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Publication numberUS20050210054 A1
Publication typeApplication
Application numberUS 10/982,868
Publication dateSep 22, 2005
Filing dateNov 8, 2004
Priority dateMar 22, 2004
Publication number10982868, 982868, US 2005/0210054 A1, US 2005/210054 A1, US 20050210054 A1, US 20050210054A1, US 2005210054 A1, US 2005210054A1, US-A1-20050210054, US-A1-2005210054, US2005/0210054A1, US2005/210054A1, US20050210054 A1, US20050210054A1, US2005210054 A1, US2005210054A1
InventorsMichael Harris
Original AssigneeMichael Harris
Export CitationBiBTeX, EndNote, RefMan
External Links: USPTO, USPTO Assignment, Espacenet
Information management system
US 20050210054 A1
Abstract
A method for analyzing a given set of data and then compressing the data based on the analysis is disclosed. The method includes a system for compressing and managing data using, for example, a computer based user interface. Also included are a plurality of compression algorithms that may be used to determine the optimal compression ratio for a given set of data. The algorithm that produces the optimal compression ratio may then be used to iteratively compress the given set of data. Preferably, each set of data may be managed, compressed, and decompressed based on the computer based user interface. This may allow a user to optimally compress, and then decompress, selected sets of data as desired. The user interface, preferably a graphical user interface, may be capable of managing the compressed and uncompressed data. Preferably, the user interface allows data to be visually displayed and manipulated. The manipulation may include, for example, manually or automatically archiving, editing, compressing, and decompressing.
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Claims(41)
1. A method for determining the location of one or more archived files, comprising:
generating a keyword index based on one or more keywords included in a file;
storing the keyword index at a first point on a data network;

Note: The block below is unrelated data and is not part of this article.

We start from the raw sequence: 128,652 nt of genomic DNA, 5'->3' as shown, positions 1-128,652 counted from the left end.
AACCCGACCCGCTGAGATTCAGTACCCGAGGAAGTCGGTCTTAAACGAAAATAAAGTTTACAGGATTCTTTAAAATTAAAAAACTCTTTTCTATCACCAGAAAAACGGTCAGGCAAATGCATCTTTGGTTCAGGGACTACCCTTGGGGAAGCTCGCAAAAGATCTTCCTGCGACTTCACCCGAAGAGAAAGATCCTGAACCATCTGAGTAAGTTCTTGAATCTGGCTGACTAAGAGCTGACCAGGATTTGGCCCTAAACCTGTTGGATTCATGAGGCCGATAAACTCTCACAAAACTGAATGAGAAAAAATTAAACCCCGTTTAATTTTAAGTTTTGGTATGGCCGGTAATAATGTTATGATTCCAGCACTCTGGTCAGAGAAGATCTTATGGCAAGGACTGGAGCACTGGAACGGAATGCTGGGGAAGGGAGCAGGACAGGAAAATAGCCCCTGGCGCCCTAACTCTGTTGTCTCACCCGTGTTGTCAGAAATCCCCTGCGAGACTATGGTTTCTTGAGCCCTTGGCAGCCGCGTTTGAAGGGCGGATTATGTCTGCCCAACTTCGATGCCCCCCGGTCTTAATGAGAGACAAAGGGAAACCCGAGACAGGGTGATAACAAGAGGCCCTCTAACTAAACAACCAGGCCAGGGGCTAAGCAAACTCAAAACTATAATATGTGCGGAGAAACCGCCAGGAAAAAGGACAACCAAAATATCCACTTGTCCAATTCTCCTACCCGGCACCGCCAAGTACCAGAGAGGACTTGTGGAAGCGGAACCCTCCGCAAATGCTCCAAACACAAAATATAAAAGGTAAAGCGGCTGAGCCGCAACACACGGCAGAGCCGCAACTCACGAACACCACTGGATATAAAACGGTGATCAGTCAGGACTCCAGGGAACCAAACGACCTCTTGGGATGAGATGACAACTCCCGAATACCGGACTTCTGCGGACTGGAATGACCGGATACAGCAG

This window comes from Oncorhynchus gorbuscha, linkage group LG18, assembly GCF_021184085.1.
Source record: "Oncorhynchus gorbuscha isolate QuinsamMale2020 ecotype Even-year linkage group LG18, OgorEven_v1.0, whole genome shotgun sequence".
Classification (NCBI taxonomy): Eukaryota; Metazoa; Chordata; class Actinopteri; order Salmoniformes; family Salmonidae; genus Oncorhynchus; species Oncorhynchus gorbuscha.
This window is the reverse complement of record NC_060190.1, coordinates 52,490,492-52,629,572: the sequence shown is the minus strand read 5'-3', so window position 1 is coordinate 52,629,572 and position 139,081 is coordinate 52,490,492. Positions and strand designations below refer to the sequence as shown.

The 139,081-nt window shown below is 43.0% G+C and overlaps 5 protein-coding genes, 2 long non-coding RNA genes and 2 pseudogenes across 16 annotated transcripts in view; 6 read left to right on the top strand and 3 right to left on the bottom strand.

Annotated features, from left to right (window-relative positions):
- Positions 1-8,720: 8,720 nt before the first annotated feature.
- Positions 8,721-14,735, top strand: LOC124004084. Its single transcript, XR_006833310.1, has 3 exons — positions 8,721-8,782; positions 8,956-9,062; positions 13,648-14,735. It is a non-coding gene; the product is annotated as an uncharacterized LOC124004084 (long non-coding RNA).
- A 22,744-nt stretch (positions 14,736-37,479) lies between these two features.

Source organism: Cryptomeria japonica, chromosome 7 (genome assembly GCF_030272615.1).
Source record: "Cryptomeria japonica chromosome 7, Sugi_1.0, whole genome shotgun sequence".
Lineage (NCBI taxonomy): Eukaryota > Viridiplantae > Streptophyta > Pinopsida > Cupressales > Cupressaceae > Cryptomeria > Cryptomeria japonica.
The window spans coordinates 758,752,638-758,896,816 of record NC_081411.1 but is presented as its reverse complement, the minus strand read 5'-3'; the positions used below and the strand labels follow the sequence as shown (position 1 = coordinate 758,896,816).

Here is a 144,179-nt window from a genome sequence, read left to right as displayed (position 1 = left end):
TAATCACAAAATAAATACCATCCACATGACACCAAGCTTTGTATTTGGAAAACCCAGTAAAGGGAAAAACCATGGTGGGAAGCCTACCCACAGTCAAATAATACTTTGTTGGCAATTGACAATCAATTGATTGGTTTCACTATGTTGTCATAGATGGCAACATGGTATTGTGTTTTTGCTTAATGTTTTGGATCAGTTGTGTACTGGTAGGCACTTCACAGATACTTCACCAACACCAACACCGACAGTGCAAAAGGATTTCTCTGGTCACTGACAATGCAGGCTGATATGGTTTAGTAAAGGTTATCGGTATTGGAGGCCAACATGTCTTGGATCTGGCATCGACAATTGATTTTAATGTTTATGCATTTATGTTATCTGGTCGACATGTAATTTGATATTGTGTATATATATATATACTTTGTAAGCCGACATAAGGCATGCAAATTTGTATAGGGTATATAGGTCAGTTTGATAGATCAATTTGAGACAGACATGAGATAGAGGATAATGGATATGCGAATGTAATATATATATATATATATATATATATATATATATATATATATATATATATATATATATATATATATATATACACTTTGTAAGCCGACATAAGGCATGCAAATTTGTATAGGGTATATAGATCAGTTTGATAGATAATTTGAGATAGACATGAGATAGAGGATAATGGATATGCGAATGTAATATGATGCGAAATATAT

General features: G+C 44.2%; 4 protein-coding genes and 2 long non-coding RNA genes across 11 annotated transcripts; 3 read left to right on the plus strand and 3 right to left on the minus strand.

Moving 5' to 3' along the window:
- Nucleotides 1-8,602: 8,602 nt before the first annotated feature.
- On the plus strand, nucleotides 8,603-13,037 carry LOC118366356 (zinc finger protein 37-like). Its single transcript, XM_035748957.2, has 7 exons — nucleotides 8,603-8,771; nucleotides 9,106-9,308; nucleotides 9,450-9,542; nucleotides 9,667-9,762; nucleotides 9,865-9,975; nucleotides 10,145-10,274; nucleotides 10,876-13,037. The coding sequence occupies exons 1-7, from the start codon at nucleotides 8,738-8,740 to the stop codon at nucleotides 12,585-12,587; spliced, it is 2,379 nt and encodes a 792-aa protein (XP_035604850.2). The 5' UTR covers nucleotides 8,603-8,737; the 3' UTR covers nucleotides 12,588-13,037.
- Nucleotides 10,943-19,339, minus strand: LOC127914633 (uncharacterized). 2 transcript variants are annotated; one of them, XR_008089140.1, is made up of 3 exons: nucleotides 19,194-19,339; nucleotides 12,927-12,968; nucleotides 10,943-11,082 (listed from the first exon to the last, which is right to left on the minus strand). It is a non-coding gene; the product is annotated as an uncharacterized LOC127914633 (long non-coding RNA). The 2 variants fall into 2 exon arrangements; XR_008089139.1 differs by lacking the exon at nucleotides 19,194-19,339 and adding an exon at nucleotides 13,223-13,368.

storing the file at a second point on the data network, wherein the stored file is capable of being stored in a compressed format; and
determining the location of the stored file based on the keyword index.
2. The method according to claim 1, further comprising:
searching the keyword index;
selecting at least one keyword, wherein the keyword includes a pointer that stores the location of the file on the data network; and
transferring the file from the second point to the first point based on the at least one selected keyword.
3. The method according to claim 2, further comprising decompressing the file.
4. The method according to claim 1, wherein the file comprises one of a document, email, MS-Office Suite output file, graphics, audio, and video.
5. The method according to claim 1, wherein storing the file in a compressed format comprises:
analyzing the file based on a plurality of algorithms to determine a compression ratio for each algorithm; and
compressing the file based on the algorithm that produces the best compression ratio.
6. The method according to claim 1, wherein the determining comprises transferring the file from the second point to one of the first point and a third point based on at least one selected keyword.
7. The method according to claim 1, wherein the keywords comprise one of:
predetermined keywords; and
at least some of a plurality of words included in the file.
8. The method according to claim 1, wherein the storing the file at the second point on the data network is based on one or more rules.
9. The method according to claim 8, wherein the one or more rules comprises at least one of file size, time of last access, last update, and file type.
10. The method according to claim 8, wherein the rules are executed when network usage is below a predetermined threshold.
11. The method according to claim 1, wherein the storing the file at the second point occurs during more than one time period.
12. The method according to claim 1, further comprising:
monitoring the rate of processor usage based on the storing the file at the second point on the data network; and
controlling the amount of processing time used based on the monitoring.
13. The method according to claim 1, wherein the keyword index is capable of being viewed based on a user interface.
14. The method according to claim 1, wherein the one or more keywords are capable of determining the location of the second point.
15. The method according to claim 1, wherein the compressed file is capable of being searched based on the keyword index.
16. A method of searching a plurality of stored files, comprising: